10. Swollen Ankles
Swollen ankles may be an indication of heart disease or circulatory problems. A blood clot in the leg, known as deep vein thrombosis (DVT), may cause swelling. The added danger of DVT is that the clot may break free and travel through the bloodstream to lodge elsewhere. A pulmonary embolism refers to a blood clot that becomes lodged in the lungs, blocking airflow. Meanwhile, a clot that travels to the brain can cause a stroke.
Snoring may disrupt your sleep and aggravate your bed partner. However, snoring may be more than just a minor inconvenience. Allergies may cause snoring as inflamed nasal tissues swell and block the airway during sleep. Obstructive sleep apnea (OSA), in which enlarged tissues at the base of the throat interfere with breathing, may be linked to heart disease. You can take steps to decrease your risk of snoring or OSA by losing excess weight, avoiding alcohol within two hours of bedtime, and treating allergy symptoms.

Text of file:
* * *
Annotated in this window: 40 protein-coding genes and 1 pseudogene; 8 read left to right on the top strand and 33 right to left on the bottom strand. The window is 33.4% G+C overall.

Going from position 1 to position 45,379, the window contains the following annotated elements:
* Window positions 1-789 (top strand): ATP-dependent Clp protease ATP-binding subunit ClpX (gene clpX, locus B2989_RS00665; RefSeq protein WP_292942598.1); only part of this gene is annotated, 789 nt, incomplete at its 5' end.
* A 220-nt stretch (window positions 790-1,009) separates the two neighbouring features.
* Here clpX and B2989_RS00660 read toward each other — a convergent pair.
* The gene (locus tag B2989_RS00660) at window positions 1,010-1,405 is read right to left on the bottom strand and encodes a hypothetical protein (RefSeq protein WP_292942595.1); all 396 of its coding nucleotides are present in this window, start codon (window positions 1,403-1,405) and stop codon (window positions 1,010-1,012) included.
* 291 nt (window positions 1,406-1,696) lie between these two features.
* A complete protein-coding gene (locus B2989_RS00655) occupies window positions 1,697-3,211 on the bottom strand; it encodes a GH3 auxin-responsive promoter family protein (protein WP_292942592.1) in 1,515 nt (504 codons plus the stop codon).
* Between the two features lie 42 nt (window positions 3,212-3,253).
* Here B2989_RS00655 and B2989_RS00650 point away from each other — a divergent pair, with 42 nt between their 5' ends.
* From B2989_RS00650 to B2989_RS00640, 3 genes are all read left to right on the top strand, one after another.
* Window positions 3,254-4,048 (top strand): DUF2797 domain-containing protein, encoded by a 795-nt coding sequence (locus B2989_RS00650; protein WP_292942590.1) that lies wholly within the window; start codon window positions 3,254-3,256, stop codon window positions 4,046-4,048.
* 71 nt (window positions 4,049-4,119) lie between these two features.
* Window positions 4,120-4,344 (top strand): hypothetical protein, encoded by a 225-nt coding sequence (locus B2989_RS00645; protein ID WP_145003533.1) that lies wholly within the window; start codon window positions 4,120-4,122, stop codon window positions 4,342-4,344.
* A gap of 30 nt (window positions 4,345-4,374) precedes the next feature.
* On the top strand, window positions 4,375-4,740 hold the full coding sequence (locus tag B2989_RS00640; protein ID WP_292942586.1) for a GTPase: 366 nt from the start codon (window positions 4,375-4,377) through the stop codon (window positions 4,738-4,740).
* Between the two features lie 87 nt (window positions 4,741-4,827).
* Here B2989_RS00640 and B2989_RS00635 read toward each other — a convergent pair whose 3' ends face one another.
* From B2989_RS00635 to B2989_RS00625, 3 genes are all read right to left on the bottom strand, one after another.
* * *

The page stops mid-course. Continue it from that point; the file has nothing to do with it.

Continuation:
8. Peeing Frequently in the Night
Frequent urination, including during the nighttime hours, may be a symptom of diabetes or other medical conditions. Nocturia is the medical term for frequently waking up in the night to urinate. The Cleveland Clinic lists several medical issues that may cause nocturia. They include congestive heart failure, sleeping disorders such as OSA, and untreated diabetes. Certain medications may also cause nocturia. Diuretics, lithium, and phenytoin are examples of drugs that may increase your need to urinate. Since a good night’s sleep is crucial to good health, you should speak with your doctor if you are suffering from this problem.